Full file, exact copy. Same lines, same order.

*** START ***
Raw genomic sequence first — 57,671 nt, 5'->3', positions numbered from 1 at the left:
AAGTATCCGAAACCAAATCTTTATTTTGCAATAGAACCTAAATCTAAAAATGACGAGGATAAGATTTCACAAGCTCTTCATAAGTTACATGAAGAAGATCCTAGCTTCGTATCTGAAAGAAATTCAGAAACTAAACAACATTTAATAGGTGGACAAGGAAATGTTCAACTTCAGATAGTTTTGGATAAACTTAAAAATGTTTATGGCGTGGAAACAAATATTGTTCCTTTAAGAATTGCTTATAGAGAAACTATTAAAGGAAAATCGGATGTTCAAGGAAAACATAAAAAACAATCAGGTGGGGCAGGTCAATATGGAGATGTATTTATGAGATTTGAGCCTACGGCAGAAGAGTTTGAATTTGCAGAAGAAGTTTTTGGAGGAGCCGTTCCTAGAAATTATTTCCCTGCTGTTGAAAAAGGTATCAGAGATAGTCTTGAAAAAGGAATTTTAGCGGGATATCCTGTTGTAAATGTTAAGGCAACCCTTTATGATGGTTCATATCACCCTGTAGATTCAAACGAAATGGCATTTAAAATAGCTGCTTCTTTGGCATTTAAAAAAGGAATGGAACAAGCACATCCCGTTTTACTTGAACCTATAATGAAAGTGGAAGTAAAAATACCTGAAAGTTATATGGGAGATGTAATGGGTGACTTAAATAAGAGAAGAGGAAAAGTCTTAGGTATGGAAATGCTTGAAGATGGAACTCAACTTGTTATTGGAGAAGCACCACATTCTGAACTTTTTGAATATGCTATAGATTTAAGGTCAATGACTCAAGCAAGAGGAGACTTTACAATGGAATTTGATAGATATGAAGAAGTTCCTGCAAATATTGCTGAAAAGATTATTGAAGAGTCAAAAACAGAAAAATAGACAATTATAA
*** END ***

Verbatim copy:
Raw genomic sequence first — 57,671 nt, 5'->3', positions numbered from 1 at the left:
AAGTATCCGAAACCAAATCTTTATTTTGCAATAGAACCTAAATCTAAAAATGACGAGGATAAGATTTCACAAGCTCTTCATAAGTTACATGAAGAAGATCCTAGCTTCGTATCTGAAAGAAATTCAGAAACTAAACAACATTTAATAGGTGGACAAGGAAATGTTCAACTTCAGATAGTTTTGGATAAACTTAAAAATGTTTATGGCGTGGAAACAAATATTGTTCCTTTAAGAATTGCTTATAGAGAAACTATTAAAGGAAAATCGGATGTTCAAGGAAAACATAAAAAACAATCAGGTGGGGCAGGTCAATATGGAGATGTATTTATGAGATTTGAGCCTACGGCAGAAGAGTTTGAATTTGCAGAAGAAGTTTTTGGAGGAGCCGTTCCTAGAAATTATTTCCCTGCTGTTGAAAAAGGTATCAGAGATAGTCTTGAAAAAGGAATTTTAGCGGGATATCCTGTTGTAAATGTTAAGGCAACCCTTTATGATGGTTCATATCACCCTGTAGATTCAAACGAAATGGCATTTAAAATAGCTGCTTCTTTGGCATTTAAAAAAGGAATGGAACAAGCACATCCCGTTTTACTTGAACCTATAATGAAAGTGGAAGTAAAAATACCTGAAAGTTATATGGGAGATGTAATGGGTGACTTAAATAAGAGAAGAGGAAAAGTCTTAGGTATGGAAATGCTTGAAGATGGAACTCAACTTGTTATTGGAGAAGCACCACATTCTGAACTTTTTGAATATGCTATAGATTTAAGGTCAATGACTCAAGCAAGAGGAGACTTTACAATGGAATTTGATAGATATGAAGAAGTTCCTGCAAATATTGCTGAAAAGATTATTGAAGAGTCAAAAACAGAAAAATAGACAATTATAA